COLUMN: It’s time for Big Oil to face the consequences

Al Lehmann writes financial compensation won’t cool the world, but it may provide victims respite

Al Lehmann

By Al Lehmann

If someone were to hurt you, really hurt you, and do so with full knowledge that their behaviour was doing, or was likely to do that damage, would you not feel the right for compensation? Such damage might be financial, reputational, or even physical.

Some disputes regarding perceived financial wrongs may be addressed through the Ombudsman for Banking Services and Investments. Case officers can investigate and recommend mitigation for consumer complaints regarding credit card bills, loans, and other financial disagreements.

The office has no enforcement authority, though. For that, government regulations and/or the courts are needed.

The courts may provide a plaintiff compensation through the law of torts. Tort law applies the legal theory that those who harm others may be accountable to both the victims and to society for recompense.

According to Harvard Law School, tort law “defines what counts, in the eyes of the law, as wrongfully injuring another person—assault, fraud, libel, malpractice, negligence, and nuisance are all torts.”

The law “gives victims of such wrongs an opportunity to obtain a suitable remedy from the wrongdoer.”

Cigarette manufacturers have been forced by courts to be liable for damages to consumers of their products.

In a recent case, a Quebec court awarded $15 billion in damages to thousands of smokers, the judgment in a case first filed in 1998.

The case may yet be appealed to the Supreme Court. Apparently, the wheels of justice can turn very slowly.

It is arguable that there are several gigantic torts that have been committed globally over the past centuries. Is it now possible that these cases might be heard in the near future and remedies awarded?

Wrongs associated with the colonization of the Americas were terrible. Land expropriation on an enormous scale, genocidal violence, unequal protection under the law, and the cultural warping imposed by residential schools and the reserve system are an interrelated constellation of old, basically uncompensated wrongs. The national government must answer for these.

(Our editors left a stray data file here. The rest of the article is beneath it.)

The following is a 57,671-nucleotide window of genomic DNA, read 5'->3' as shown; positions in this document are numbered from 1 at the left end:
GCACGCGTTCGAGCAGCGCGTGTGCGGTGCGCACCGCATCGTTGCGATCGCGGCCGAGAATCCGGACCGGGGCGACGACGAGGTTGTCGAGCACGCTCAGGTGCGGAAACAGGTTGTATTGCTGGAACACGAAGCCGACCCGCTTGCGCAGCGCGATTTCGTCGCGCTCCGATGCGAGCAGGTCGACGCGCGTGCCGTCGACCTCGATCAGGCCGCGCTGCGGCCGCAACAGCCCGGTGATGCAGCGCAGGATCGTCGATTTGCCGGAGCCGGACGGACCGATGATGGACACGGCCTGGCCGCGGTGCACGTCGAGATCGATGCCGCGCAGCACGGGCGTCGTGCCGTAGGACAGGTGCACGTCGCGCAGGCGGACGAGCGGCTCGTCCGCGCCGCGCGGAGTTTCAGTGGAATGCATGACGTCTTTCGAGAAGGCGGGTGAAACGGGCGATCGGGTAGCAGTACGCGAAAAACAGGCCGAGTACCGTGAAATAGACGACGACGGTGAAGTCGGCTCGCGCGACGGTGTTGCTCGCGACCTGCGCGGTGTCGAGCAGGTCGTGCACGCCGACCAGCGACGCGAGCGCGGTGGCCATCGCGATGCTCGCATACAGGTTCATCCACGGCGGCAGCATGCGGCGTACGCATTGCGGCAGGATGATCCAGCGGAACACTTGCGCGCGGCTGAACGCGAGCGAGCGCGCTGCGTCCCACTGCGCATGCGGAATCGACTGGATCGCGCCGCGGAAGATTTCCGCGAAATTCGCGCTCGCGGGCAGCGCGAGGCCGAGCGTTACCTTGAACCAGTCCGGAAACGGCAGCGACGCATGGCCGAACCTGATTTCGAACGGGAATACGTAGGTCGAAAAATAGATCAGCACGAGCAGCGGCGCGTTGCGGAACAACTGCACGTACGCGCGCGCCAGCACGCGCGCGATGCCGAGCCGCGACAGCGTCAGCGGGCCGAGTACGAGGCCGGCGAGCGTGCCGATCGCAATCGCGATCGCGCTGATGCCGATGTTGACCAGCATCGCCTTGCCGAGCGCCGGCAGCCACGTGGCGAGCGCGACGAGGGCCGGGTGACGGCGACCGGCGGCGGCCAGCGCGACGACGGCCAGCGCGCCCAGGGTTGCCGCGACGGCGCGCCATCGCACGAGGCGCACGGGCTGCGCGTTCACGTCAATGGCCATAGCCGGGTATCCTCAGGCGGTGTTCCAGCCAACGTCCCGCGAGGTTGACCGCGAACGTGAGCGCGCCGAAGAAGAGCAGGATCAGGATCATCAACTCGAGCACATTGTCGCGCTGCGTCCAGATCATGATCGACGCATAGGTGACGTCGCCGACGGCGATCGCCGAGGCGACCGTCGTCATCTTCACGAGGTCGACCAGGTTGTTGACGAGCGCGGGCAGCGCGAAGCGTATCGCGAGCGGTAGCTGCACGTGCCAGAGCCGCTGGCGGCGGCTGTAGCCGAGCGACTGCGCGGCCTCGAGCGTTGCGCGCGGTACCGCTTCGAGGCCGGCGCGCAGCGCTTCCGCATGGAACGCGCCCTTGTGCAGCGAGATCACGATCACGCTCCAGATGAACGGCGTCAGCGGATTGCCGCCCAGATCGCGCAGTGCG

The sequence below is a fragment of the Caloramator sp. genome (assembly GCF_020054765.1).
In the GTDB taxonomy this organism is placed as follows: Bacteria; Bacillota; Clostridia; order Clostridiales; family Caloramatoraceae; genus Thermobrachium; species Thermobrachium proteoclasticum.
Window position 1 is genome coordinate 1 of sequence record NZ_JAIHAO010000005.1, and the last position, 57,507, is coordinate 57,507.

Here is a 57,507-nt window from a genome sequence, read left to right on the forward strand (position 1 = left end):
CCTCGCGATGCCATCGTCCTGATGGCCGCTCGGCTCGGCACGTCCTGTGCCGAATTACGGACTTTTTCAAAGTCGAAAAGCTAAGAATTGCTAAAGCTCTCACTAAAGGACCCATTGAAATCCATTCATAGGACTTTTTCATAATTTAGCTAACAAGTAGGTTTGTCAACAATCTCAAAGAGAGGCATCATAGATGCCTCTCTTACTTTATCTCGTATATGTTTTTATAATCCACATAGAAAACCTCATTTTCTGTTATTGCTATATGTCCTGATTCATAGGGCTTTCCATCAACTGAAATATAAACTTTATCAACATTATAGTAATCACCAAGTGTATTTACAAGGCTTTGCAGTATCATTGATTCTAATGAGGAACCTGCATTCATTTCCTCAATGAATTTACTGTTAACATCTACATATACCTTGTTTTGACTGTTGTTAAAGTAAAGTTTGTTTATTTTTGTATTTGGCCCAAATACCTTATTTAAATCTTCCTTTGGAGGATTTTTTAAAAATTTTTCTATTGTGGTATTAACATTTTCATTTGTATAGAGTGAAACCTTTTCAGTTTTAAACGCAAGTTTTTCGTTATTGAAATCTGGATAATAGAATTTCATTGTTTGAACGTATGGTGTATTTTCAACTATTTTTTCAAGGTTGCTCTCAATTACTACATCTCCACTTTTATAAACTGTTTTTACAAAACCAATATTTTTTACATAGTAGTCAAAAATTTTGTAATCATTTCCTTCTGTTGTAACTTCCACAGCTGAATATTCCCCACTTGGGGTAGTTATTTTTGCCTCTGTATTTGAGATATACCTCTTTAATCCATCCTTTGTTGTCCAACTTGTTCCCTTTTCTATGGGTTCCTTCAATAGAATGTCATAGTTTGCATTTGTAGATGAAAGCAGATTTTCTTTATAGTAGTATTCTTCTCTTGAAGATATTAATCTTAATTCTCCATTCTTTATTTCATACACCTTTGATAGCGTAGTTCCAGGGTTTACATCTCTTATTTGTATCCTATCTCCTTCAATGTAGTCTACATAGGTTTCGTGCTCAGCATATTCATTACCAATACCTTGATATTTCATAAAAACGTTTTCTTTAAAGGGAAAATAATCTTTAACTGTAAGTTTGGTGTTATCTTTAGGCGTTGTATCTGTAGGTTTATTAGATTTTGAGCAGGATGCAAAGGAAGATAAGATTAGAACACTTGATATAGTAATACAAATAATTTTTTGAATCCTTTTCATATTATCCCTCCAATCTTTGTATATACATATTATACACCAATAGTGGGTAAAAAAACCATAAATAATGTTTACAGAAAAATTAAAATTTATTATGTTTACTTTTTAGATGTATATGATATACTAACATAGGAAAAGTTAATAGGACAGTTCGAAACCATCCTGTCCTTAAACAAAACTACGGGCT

The murderous enslavement of Africans brought to the Americas is another evil that might theoretically be addressed. Only this month, U.S. Congressional Representative Cory Bush introduced legislation calling for $14 trillion in reparations for Black Americans to atone for the practice of chattel slavery and other subsequent wrongs such as the discrimination embodied in Jim Crow legislation.

Now, less than a year ago, West Coast Environmental Law headquartered here in BC began a campaign to sue “big oil,” based on its role in exacerbating the climate change leading to immense environmental damage affecting thousands, perhaps millions of people.

Oil companies have been aware of the growing threat of climate change due to the use of their products for decades.

Their products are causing enormous harm on a variety of fronts all over the world when the products are used for the purposes for which they were designed. Historically, officials at these companies knowingly defrauded the public at large (customers and shareholders alike) by promoting disinformation regarding the threat.

The costs of climate change threaten to be astronomical. Yet the companies who may be accused are reportedly about to record $200+ billion profit for 2022 alone. Understandably, litigants may regard these companies well able to begin repaying damages, no matter how large. Isn’t it, perhaps, about time?

Financial compensation (to whom?!) won’t cool the world, but it might provide victims respite from the horrors that seem to be arriving.

oil & gas